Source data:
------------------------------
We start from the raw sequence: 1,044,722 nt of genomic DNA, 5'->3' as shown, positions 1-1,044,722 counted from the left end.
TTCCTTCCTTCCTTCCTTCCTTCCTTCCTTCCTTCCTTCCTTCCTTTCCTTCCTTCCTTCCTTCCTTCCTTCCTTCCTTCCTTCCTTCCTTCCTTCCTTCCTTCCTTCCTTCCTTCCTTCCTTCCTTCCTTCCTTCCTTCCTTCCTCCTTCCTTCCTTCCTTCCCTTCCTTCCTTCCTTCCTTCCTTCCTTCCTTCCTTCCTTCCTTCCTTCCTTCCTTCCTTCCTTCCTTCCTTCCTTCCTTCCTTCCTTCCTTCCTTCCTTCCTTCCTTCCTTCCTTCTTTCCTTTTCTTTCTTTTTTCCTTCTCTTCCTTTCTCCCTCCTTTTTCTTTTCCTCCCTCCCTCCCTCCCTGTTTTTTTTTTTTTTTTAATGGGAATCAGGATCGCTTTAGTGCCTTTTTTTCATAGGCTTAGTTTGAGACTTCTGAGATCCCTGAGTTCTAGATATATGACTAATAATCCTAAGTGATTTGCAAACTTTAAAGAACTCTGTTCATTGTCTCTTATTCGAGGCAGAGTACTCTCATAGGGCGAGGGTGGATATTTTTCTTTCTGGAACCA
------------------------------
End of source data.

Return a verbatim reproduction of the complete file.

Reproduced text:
We start from the raw sequence: 1,044,722 nt of genomic DNA, 5'->3' as shown, positions 1-1,044,722 counted from the left end.
TTCCTTCCTTCCTTCCTTCCTTCCTTCCTTCCTTCCTTCCTTCCTTTCCTTCCTTCCTTCCTTCCTTCCTTCCTTCCTTCCTTCCTTCCTTCCTTCCTTCCTTCCTTCCTTCCTTCCTTCCTTCCTTCCTTCCTTCCTTCCTTCCTCCTTCCTTCCTTCCTTCCCTTCCTTCCTTCCTTCCTTCCTTCCTTCCTTCCTTCCTTCCTTCCTTCCTTCCTTCCTTCCTTCCTTCCTTCCTTCCTTCCTTCCTTCCTTCCTTCCTTCCTTCCTTCCTTCCTTCTTTCCTTTTCTTTCTTTTTTCCTTCTCTTCCTTTCTCCCTCCTTTTTCTTTTCCTCCCTCCCTCCCTCCCTGTTTTTTTTTTTTTTTTAATGGGAATCAGGATCGCTTTAGTGCCTTTTTTTCATAGGCTTAGTTTGAGACTTCTGAGATCCCTGAGTTCTAGATATATGACTAATAATCCTAAGTGATTTGCAAACTTTAAAGAACTCTGTTCATTGTCTCTTATTCGAGGCAGAGTACTCTCATAGGGCGAGGGTGGATATTTTTCTTTCTGGAACCA